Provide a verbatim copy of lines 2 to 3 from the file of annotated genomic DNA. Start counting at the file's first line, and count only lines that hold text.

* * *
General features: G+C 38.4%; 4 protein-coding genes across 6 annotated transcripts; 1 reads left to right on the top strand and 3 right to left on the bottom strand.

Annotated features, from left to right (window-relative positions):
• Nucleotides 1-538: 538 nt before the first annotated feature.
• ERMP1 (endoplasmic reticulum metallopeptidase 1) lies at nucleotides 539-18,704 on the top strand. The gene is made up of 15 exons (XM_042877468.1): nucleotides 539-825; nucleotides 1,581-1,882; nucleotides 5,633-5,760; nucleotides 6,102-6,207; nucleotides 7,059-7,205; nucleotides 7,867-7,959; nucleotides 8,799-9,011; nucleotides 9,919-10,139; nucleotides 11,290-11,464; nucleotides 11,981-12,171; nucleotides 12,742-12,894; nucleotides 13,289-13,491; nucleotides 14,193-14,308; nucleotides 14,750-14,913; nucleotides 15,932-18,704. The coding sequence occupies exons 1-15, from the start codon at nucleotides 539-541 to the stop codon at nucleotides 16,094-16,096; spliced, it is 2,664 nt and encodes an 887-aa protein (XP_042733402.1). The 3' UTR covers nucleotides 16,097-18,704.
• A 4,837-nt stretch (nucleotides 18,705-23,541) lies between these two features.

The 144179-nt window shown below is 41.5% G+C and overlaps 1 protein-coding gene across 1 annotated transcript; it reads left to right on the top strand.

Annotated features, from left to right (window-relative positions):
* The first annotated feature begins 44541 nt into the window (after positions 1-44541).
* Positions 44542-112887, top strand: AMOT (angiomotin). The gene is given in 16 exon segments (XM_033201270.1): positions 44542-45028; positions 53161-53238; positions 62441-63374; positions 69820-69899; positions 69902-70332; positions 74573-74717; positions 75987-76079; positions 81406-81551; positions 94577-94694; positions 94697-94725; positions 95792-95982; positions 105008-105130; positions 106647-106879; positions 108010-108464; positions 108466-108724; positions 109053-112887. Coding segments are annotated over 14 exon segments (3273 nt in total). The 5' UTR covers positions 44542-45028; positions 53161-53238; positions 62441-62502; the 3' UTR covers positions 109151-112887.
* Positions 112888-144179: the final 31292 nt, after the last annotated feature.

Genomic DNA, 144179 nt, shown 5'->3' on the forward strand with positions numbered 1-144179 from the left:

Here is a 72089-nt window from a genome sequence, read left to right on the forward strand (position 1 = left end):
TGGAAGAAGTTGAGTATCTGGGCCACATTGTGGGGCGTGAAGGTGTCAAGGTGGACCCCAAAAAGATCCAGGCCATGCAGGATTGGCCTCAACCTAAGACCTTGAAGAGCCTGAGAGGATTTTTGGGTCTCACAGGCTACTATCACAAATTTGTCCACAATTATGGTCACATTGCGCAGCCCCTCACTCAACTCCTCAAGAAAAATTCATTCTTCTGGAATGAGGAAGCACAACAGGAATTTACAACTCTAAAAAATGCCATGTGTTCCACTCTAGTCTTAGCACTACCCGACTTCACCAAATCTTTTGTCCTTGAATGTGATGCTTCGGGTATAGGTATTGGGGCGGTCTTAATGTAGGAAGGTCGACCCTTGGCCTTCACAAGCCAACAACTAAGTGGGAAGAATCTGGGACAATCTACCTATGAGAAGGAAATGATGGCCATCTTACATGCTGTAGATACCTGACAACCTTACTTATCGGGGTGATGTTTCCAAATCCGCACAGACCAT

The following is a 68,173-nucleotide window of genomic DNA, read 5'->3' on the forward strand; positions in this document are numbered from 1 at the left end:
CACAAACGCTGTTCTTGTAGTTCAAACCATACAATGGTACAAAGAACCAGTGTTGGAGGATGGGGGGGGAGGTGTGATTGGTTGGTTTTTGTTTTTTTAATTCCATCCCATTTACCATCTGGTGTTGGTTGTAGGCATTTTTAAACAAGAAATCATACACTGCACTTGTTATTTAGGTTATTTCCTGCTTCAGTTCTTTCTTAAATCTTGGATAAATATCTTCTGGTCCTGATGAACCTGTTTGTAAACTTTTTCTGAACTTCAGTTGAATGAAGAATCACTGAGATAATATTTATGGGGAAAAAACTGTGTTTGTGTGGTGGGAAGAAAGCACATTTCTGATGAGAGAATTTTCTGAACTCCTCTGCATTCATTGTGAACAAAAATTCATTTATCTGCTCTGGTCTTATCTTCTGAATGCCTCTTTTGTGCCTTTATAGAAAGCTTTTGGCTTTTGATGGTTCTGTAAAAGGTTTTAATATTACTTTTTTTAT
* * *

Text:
Annotated features, from left to right (window-relative positions):
• Nucleotides 1-538: 538 nt before the first annotated feature.